How to Find Commutators of Angular Momentum, L

In quantum physics, you can find commutators of angular momentum, L. First examine Lx, Ly, and Lz by taking a look at how they commute; if they commute (for example, if [Lx, Ly] = 0), then you can measure any two of them (Lx and Ly, for example) exactly. If not, then they’re subject to the uncertainty relation, and you can’t measure them simultaneously exactly.

Okay, so what’s the commutator of Lx and Ly? Using Lx = YPz – ZPy and Ly = ZPx – XPz, you can write the following:

[Lx, Ly] = [YPz – ZPy, ZPx – XPz]

You can write this equation as

image0.png

But

image1.png

So Lx and Ly don’t commute, which means that you can’t measure them both simultaneously with complete precision. You can also show that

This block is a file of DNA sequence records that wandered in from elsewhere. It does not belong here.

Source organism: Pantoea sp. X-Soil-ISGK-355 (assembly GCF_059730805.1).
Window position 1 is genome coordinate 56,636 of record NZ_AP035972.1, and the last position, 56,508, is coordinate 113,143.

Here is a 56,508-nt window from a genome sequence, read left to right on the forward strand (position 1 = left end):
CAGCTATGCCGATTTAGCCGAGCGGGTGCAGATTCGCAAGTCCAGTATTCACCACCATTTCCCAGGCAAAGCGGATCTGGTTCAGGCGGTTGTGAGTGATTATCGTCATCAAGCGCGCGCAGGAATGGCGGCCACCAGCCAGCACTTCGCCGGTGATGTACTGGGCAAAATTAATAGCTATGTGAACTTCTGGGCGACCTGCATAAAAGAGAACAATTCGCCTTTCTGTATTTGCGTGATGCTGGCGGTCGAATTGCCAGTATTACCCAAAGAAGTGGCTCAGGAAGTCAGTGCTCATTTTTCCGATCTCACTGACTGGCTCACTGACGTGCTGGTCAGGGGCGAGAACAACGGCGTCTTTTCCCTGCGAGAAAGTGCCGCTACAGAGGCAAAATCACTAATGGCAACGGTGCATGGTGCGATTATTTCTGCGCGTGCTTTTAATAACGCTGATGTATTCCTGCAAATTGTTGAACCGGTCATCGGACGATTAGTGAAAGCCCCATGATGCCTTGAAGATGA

image2.png

Because none of the components of angular momentum commute with each other, you can’t measure any two simultaneously with complete precision. Rats.

That also means that the Lx, Ly, and Lz operators can’t share the same eigenstates. So what can you do? How can you find an operator that shares eigenstates with the various components of L so that you can write the eigenstates as | l, m >?

The usual trick here is that the square of the angular momentum, L2, is a scalar, not a vector, so it’ll commute with the Lx, Ly, and Lz operators, no problem:

  • [L2, Lx] = 0

  • [L2, Ly] = 0

  • [L2, Lz] = 0

Okay, cool, you’re making progress. Because Lx, Ly, and Lz don’t commute, you can’t create an eigenstate that lists quantum numbers for any two of them. But because L2 commutes with them, you can construct eigenstates that have eigenvalues for L2 and any one of Lx, Ly, and Lz. By convention, the direction that’s usually chosen is Lz.

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